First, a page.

SDR Process vs Mediation


  • SDR thinks that mediation as practiced today wastes time and has too high a likelihood of not resolving a dispute.
  • As practiced today, mediation often involves more than a day for even the initial mediation session.  More complex matters often get mediated over months.  
  • Progress is made—at best—late in the day—and only then if the parties truly want to compromise.
  • SDR believes that the basic problem with mediation is that the participants know they can walk away with no resolution and continue the dispute.  There is no fear of a decision by a third party to cause each participant to dread a resolution arising from the mediation that could be significantly adverse.  The mediation process undercuts itself.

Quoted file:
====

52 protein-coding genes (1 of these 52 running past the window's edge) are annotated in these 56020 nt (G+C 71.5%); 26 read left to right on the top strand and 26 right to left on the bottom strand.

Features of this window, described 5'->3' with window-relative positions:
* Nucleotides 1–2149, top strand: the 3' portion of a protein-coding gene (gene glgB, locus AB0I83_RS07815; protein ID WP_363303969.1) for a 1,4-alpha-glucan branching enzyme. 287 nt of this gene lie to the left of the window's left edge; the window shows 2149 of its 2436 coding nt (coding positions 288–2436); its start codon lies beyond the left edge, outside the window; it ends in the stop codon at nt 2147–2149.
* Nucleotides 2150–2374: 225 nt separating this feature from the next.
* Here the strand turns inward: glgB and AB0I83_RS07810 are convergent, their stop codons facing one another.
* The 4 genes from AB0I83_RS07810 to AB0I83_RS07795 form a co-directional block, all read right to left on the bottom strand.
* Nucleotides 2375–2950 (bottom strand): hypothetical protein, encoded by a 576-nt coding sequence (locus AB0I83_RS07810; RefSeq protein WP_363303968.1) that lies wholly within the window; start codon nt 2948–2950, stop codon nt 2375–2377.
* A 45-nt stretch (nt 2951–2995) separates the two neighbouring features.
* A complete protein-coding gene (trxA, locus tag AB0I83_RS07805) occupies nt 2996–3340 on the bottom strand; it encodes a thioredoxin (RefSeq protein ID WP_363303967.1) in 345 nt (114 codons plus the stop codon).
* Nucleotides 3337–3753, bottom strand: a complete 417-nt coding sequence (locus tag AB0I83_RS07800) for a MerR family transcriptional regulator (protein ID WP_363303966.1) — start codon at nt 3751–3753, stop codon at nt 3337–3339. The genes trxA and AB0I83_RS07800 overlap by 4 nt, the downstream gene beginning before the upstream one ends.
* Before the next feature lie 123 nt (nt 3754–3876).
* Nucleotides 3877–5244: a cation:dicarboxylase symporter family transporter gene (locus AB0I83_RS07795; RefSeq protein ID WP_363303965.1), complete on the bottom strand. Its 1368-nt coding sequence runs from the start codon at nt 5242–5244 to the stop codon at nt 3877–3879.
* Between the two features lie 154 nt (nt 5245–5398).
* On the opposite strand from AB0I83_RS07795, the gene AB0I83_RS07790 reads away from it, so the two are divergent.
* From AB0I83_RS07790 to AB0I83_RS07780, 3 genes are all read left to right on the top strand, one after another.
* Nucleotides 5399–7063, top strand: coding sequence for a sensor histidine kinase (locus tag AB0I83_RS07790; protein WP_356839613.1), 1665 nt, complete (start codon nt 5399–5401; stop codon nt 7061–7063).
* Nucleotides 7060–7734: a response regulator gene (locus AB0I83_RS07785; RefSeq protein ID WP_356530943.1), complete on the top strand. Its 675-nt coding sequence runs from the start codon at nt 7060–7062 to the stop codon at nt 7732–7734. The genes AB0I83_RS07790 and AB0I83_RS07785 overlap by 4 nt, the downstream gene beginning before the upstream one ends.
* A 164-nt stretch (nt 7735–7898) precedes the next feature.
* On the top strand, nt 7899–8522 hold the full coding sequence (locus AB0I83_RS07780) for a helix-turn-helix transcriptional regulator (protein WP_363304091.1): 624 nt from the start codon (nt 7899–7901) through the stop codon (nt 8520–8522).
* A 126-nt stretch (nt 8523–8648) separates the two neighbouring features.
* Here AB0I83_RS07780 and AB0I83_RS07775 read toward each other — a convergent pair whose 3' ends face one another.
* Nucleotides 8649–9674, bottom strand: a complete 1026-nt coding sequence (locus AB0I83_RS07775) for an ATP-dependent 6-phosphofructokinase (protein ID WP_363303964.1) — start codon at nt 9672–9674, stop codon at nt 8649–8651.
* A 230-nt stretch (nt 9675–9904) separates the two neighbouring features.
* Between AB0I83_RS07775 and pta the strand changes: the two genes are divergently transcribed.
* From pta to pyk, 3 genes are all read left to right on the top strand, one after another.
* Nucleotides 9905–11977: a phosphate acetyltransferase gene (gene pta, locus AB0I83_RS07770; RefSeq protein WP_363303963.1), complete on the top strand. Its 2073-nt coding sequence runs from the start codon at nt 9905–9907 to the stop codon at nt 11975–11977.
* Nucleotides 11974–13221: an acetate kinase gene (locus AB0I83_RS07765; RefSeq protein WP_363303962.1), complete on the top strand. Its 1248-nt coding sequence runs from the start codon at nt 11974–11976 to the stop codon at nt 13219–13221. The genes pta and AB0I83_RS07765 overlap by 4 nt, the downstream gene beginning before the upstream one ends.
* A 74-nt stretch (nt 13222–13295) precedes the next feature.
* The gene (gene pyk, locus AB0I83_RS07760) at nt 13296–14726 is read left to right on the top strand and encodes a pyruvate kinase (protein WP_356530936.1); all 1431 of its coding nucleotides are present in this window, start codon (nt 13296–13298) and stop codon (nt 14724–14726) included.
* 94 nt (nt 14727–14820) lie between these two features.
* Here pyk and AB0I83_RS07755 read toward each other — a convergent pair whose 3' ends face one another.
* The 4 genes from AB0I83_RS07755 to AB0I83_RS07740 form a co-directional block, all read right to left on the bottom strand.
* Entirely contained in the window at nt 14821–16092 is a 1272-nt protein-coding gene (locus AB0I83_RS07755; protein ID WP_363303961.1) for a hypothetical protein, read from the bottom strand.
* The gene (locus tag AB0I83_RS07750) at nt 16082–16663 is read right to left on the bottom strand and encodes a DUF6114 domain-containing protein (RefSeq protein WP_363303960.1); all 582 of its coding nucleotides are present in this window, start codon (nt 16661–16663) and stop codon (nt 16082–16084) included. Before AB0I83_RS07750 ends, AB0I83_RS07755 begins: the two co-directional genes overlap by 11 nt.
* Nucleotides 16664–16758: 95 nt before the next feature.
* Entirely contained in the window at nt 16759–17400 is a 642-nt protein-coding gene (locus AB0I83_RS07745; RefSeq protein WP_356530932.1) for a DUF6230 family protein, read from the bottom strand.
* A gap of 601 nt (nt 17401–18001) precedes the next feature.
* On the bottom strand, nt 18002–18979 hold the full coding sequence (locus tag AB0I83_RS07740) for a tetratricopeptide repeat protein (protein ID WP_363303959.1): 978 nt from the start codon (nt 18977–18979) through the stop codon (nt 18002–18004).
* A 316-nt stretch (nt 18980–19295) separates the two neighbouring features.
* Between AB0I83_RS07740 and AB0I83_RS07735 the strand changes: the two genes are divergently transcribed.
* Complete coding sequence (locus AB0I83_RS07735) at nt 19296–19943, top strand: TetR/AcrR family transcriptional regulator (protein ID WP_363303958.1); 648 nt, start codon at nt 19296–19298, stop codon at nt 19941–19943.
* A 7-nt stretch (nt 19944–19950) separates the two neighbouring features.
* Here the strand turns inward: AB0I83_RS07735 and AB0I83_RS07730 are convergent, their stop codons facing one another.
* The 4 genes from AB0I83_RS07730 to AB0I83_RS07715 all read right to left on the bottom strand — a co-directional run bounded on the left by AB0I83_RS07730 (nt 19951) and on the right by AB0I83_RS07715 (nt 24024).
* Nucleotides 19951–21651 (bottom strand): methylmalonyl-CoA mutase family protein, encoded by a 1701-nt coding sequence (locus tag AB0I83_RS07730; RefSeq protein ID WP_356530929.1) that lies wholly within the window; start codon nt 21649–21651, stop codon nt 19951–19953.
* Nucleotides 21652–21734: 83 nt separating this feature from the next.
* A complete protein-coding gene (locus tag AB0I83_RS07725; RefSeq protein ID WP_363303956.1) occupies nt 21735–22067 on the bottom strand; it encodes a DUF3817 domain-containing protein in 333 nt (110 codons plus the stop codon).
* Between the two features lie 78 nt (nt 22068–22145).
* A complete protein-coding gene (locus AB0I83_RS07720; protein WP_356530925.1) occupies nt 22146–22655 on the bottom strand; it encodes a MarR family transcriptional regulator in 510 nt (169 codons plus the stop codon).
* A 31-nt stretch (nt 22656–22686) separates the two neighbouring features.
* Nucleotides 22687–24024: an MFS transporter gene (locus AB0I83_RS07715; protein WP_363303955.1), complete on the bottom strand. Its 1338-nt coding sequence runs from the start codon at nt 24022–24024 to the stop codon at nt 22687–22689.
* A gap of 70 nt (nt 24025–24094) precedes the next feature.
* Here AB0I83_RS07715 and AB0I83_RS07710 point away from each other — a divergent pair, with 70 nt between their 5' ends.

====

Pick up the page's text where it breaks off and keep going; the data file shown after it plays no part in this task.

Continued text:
• In contrast, the participants in an SDR process know that a resolution will be reached the very day of the meeting.  They can’t afford to take unreasonable positions because the founder is required to make a binding decision at the end of the single day of the meeting. There is no real opportunity for posturing and delay.

 

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